NEW YORK -- U.S. stocks perked higher on Thursday, and the Standard & Poor's 500 index was on track to rise for the first time in five days. Industrial and technology companies helped lead the way.
Crude oil and energy stocks clawed back some of their sharp losses from Wednesday. So did Asian stock markets.
KEEPING SCORE: The Standard & Poor's 500 index was up 8 points, or 0.3 percent, at 2,637 as of 3:27 p.m. Eastern time. If the S&P 500 remains higher at the end of the day, it would snap the longest losing streak for the index since March. Losses over that span have been modest, though, with the index never dropping more than 0.4 percent in a day in that stretch.
The Dow Jones industrials average rose 55, or 0.2 percent, to 24,196, and the Nasdaq composite gained 30, or 0.4 percent, to 6,806.
UP AND DOWN, WEEK: Markets have drifted sideways this week, as Congress finalizes its proposal to overhaul the tax system. The House and Senate are trying to iron out differences in their respective plans, each of which would create slightly different winners and losers among corporate taxpayers. In the meantime, investors have been trying to shift to areas of the market that they see ultimately benefiting the most.
Stocks may continue to drift until investors get more clarity on what the final tax proposal will be, said Tom Stringfellow, chief investment officer at Frost Investment Advisors.
"The market has already been bid up on anticipation of this, and the real test will be what do both houses come up with and what is put on the president's desk to sign," he said.
In the meantime, a strengthening global economy and climbing corporate earnings are supporting stock prices. "We have seen so many positives flow through, from Europe to Asia to global trade," Stringfellow said. "It's just those wild cards out there," such as a potential conflict with North Korea, that worry investors.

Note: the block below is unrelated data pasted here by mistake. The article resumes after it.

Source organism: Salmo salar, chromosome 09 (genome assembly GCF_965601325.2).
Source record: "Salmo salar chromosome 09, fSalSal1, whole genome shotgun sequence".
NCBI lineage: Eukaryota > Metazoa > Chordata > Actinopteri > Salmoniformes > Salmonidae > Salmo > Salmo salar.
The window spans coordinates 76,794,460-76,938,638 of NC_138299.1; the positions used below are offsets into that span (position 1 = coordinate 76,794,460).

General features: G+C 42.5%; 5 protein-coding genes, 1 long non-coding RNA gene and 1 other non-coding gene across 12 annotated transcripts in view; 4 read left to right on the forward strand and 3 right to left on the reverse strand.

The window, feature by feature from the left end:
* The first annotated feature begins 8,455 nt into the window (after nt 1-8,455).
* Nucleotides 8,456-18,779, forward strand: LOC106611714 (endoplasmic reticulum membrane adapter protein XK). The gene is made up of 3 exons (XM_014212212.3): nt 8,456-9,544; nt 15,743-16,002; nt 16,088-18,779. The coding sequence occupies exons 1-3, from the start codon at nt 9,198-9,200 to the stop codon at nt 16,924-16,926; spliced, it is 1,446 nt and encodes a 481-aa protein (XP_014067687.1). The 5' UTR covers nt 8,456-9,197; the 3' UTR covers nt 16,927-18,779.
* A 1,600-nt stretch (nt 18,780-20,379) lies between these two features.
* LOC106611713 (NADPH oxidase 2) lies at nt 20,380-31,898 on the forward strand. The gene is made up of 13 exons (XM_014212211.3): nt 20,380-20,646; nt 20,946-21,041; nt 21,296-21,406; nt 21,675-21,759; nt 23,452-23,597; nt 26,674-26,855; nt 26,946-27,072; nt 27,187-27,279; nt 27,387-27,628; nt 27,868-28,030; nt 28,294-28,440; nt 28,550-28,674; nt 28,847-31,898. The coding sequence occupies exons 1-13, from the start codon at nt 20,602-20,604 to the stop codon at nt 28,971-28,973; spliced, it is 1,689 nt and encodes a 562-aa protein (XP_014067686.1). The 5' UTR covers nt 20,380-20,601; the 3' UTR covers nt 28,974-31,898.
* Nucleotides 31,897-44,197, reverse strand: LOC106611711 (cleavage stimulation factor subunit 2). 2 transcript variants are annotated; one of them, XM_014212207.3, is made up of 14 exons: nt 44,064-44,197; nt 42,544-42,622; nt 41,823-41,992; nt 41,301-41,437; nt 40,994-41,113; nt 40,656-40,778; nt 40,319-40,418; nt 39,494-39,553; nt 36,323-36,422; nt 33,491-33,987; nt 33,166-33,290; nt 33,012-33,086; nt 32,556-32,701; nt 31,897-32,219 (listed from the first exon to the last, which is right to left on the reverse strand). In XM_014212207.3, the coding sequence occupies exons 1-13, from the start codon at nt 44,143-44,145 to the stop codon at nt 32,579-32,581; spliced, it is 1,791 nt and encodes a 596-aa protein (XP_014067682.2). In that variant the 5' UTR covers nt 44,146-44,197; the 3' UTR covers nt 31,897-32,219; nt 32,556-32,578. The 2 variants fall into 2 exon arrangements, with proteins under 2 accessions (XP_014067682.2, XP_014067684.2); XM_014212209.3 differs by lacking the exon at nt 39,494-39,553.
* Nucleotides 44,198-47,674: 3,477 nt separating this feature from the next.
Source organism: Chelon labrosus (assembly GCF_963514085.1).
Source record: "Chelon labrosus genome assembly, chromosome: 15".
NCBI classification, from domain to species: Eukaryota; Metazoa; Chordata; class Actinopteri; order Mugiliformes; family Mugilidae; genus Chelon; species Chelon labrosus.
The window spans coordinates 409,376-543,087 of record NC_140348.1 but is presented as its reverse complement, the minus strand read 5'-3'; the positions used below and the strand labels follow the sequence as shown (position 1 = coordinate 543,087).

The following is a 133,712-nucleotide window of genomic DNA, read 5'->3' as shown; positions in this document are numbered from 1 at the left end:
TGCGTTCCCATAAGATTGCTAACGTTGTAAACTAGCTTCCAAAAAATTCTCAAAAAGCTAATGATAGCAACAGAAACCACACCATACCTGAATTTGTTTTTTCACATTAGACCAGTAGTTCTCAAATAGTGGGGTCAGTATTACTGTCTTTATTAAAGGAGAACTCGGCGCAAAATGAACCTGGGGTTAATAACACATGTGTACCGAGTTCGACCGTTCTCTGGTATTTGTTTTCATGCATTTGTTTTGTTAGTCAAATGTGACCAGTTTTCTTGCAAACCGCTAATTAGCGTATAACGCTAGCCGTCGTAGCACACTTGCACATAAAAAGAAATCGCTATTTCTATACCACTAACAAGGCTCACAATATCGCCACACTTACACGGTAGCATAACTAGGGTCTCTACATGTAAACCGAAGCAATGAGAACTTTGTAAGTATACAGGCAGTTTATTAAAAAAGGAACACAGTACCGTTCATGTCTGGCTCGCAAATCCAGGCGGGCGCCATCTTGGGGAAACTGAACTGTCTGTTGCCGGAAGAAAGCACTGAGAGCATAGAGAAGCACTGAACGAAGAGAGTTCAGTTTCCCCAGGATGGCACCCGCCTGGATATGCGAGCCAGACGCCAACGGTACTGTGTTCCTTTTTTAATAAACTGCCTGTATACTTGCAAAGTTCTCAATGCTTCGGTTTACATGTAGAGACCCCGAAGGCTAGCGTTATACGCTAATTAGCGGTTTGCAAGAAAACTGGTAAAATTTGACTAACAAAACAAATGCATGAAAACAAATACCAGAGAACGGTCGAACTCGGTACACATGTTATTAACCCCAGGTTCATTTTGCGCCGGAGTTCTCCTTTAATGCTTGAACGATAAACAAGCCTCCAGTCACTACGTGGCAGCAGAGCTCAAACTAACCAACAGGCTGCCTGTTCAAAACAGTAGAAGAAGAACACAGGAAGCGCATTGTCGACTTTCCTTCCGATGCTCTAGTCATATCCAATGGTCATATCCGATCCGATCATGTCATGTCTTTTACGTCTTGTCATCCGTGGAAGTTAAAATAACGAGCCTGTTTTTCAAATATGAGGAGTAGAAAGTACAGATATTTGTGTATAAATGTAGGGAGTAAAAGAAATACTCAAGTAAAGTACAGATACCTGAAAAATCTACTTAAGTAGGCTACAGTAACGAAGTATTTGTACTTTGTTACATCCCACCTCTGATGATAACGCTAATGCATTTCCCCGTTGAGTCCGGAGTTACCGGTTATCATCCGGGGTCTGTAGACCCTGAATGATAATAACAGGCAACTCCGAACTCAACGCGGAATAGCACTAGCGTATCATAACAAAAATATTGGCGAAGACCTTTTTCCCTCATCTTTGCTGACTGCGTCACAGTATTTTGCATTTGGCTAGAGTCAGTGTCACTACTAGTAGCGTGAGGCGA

TECH RECOVERY: Technology stocks were some of the markets' better performers, shaking off an uncharacteristic weak stretch. The industry has been the market's biggest winner this year, but it stumbled in recent days on expectations that it will benefit less from lower tax rates than financial companies, retailers and other areas of the market.
Tech stocks in the S&P 500 rose 0.5 percent, the third-biggest gain among the 11 sectors that make up the index. They trimmed their loss for the week to 0.5 percent.
BIT MORE ENERGETIC: Energy stocks recovered some of their losses from a day earlier as the price of oil ticked higher.
Benchmark U.S. crude added 73 cents to settle at $56.69 per barrel and recovered a chunk of its $1.66 loss from Thursday. Brent crude, the international standard, rose 98 cents, or 1.6 percent, to $62.20 a barrel in London.
That helped energy stocks in the S&P 500 rise 0.2 percent.
ECONOMY: More evidence that the job market is strengthening arrived after a government report showed that fewer workers filed for unemployment benefits last week. The numbers are considered a proxy for layoffs, and they offer an encouraging sign that the U.S. labor market continues to improve.
On Friday, the government will release its closely watched monthly jobs report. If it shows as much strength as economists expect, the Federal Reserve will likely be on track to raise interest rates at its meeting next week. It would be the third rate increase of the year.
YIELDS: The yield on the 10-year Treasury note rose to 2.36 percent from 2.34 percent late Wednesday.
CURRENCIES: The dollar rose to 113.11 Japanese yen from 112.28 yen late Wednesday. The euro dipped to $1.775 from $1.1793, and the British pound rose to $1.3465 from $1.3375.
COMMODITIES: Gold fell $13.00 to settle at $1,253.10 per ounce, silver lost 15 cents to $15.80 per ounce and copper was close to flat at $2.96 per pound.
Natural gas fell 16 cents, or 5.4 percent, to $2.76 per 1,000 cubic feet, heating oil rose 4 cents to $1.90 per gallon and wholesale gasoline added 4 cents to $1.70 per gallon.
MARKETS ABROAD: Japan's Nikkei 225 index rose 1.4 percent following its worst day since March, a 2 percent loss. The Hang Seng in Hong Kong rose 0.3 percent, and South Korea's Kospi lost 0.5 percent.
Germany's DAX rose 0.4 percent, the FTSE 100 in London dipped 0.4 percent and France's CAC 40 gained 0.2 percent.